Most companies making a move into cloud computing start out wanting to use multiple cloud providers, but end up deciding to go with one, according to Andy Jassy, the Amazon long-timer who was promoted to CEO of Amazon Web Services in April.
Clearly he has a dog in this fight. AWS is the biggest and most mature public cloud provider—but now competes with Microsoft Azure and Google Cloud Platform, neither of which existed 10 years ago when Amazon (amzn) launched this new category of computing.
Most of the big companies I talk to about cloud deployments are leery of putting all their eggs in one cloud basket. They feel that by using more than one cloud provider, they can keep the other provider honest. Most of these companies have faced vendor lock-in before and feel abused by IT suppliers that made it difficult to move to a rival product or even integrate their technology with that of another company.
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But Jassy swears AWS is different from its predecessors. The lock-in question is very understandable, he told attendees of the AWS Public Sector Summit in Washington D.C. on Tuesday. "People are looking at being locked into Oracle for the last few years so you can understand the trepidation."
Here he was interrupted by audience laughter. "I wasn't really trying to be funny. But vendors have used proprietary software, licensing and punitive audits to keep customers," he noted.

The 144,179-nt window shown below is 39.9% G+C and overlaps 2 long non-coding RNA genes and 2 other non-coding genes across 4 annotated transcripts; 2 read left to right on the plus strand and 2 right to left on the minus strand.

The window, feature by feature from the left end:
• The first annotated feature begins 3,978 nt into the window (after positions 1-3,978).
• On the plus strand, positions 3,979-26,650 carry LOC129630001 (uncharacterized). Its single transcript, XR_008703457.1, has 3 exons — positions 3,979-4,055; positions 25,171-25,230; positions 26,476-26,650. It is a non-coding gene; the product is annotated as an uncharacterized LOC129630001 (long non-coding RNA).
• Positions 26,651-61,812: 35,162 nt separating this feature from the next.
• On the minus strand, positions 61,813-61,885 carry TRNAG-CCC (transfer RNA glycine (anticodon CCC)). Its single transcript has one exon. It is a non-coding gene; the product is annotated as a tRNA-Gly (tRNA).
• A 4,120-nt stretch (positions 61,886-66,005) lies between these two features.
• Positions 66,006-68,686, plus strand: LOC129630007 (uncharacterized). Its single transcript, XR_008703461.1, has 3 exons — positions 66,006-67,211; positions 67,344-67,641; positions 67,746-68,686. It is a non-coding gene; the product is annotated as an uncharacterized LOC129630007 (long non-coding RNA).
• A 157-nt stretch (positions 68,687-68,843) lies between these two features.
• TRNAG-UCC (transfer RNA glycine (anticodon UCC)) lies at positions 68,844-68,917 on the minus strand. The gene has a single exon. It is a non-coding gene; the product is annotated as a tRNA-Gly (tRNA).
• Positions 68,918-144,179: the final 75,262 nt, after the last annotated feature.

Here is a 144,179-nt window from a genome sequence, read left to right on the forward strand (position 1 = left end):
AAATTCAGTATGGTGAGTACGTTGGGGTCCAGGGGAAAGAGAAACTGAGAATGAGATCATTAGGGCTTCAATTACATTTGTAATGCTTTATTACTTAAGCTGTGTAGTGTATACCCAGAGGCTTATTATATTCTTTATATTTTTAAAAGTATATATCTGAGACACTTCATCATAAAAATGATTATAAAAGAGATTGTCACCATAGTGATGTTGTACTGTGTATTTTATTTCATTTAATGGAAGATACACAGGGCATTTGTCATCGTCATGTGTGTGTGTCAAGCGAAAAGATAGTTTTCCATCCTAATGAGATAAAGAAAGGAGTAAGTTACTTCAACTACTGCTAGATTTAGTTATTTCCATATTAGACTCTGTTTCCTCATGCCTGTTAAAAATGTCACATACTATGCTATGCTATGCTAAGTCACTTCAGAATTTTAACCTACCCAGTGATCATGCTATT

Jassy said when most companies do the analysis they realize that using multiple providers means they have to standardize on the most basic cloud components. In AWS's case that would be EC2 servers and S3 storage, but not all the workflow, messaging, and database services can layer atop those resources.
That means the company can't reap the full benefits of AWS, Jassy said. In fact, many AWS customers do deploy just in this way. They love the cheap and flexible Amazon compute and storage, but eschew thise aforementioned higher level services because they know that will make exiting difficult.
Secondly, managing multiple sets of technology sucks up time and resources that could be better spent elsewhere, Jassy said. Like a travel company building better reservation services, for example.
And finally splitting work up between clouds means less of a discount on any one cloud. "You give up buying leverage. All the providers have volume discounts so if you split across clouds you get less leverage."
He also maintained that Amazon's various migration tools that move corporate data into AWS work both ways, although it's worth noting that Amazon's SnowBall data migration tool started out as a one-way offering that added return trip capability (data egress) months later.
For better or worse, the perception remains that AWS still makes it easy to schlep your stuff into its cloud and less easy to get it out.
With all respect to AWS, the IT powers of the past—the Oracles, Microsofts and VMwares of the world—do not worry potential cloud customers so much right now. In this category AWS is the too-big-to-fail company. And as customer-focused as AWS may be, that power is worrisome to those customers. Ironically, those same companies who cursed heavy-handed tactics by Microsoft and Oracle may now view those companies' cloud efforts as a hedge against Amazon.
That's one reason Pivotal, the EMC (emc)-VMware spin-off and other companies are pitching technology that runs across multiple clouds and inside corporate data centers. That ability, if it works as advertised, may assure would-be cloud customers that they really aren't locked into any one provider.